LTW: I remember reading once that your influences all came from your Dad – ‘Every Dad has a cool record collection…’ – Who inspired your music? And what are you listening to at the moment?
Pete: Yes I said, “Every cool Dad has a cool record collection”. That was a good few years ago wasn’t it? I’d like to think that my kids will say the same about me one day and so on. Then it has even more substance. I would say that my own curiosity with sounds and with my Dad’s musical taste I had a source to plug into from an early age and from that it’s turned into me writing my own songs. I have so many musical influences. I will have to be boring and obvious and say that John Lennon is a big one for me. Just because he wrote all about the obvious subjects that a songwriter should touch on and open for all to see. Not only did he write about it well but he got the music bang on too. That’s a craft and I connect with that. More so the older I get because I go through the emotions he writes about because of my own experiences in life. I think to myself, ahh that’s what he meant when he was singing about that! I also connect with Bob Marley too though, so it’s very varied but Lennon always has a place in my heart. He done it with the biggest band in the World and then as a solo artist. What more can you ask for? I listen to all sorts of music just now, some local bands where I come from here in Coatbridge and some bands from all over the World. There is a lot of talent out there and some may never be a household name like John Lennon. That’s an eye opener for me on how the business side and of music can be brutal. I’ve always connected to art and music though so I will always be an artist or at least think of myself as an artist. It takes one to know one doesn’t it?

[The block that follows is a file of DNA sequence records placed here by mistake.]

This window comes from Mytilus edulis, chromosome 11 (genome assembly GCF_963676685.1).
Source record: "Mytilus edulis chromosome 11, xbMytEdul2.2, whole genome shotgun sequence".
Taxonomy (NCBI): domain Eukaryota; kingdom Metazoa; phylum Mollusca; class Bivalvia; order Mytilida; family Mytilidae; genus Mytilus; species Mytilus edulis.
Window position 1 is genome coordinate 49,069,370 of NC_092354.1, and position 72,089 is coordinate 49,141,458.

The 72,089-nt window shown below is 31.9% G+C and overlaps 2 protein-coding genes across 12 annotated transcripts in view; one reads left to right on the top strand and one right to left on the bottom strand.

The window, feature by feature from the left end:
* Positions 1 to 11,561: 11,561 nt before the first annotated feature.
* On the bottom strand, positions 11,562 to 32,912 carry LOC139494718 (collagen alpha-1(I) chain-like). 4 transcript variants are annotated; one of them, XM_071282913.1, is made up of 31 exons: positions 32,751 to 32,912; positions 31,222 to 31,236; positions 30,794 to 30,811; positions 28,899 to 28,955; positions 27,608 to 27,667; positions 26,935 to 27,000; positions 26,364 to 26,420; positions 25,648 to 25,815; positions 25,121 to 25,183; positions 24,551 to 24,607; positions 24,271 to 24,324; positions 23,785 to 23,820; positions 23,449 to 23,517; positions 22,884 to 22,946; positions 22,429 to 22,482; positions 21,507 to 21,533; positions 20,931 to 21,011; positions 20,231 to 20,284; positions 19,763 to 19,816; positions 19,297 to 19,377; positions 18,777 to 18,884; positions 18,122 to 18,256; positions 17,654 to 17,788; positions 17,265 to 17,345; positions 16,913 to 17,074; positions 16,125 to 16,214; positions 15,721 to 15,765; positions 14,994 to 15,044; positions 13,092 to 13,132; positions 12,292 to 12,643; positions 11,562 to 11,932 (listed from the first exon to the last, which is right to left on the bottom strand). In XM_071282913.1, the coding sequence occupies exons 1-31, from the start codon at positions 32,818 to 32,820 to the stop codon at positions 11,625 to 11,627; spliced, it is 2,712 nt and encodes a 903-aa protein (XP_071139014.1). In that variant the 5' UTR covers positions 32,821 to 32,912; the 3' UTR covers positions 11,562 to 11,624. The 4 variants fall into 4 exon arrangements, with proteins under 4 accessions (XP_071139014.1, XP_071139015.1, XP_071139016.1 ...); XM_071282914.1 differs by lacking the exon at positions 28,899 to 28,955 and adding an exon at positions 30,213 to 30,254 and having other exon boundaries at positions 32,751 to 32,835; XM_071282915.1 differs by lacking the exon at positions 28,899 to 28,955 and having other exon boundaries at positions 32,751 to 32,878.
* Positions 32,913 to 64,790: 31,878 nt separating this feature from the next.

LTW: What do you make of the music scene today then? Is Rock’n’Roll dead?
What is rocknroll? What is punk? Is it music or a movement or just a fad or a tag? If it’s believing in something you stand for then that will never die, not for me anyways.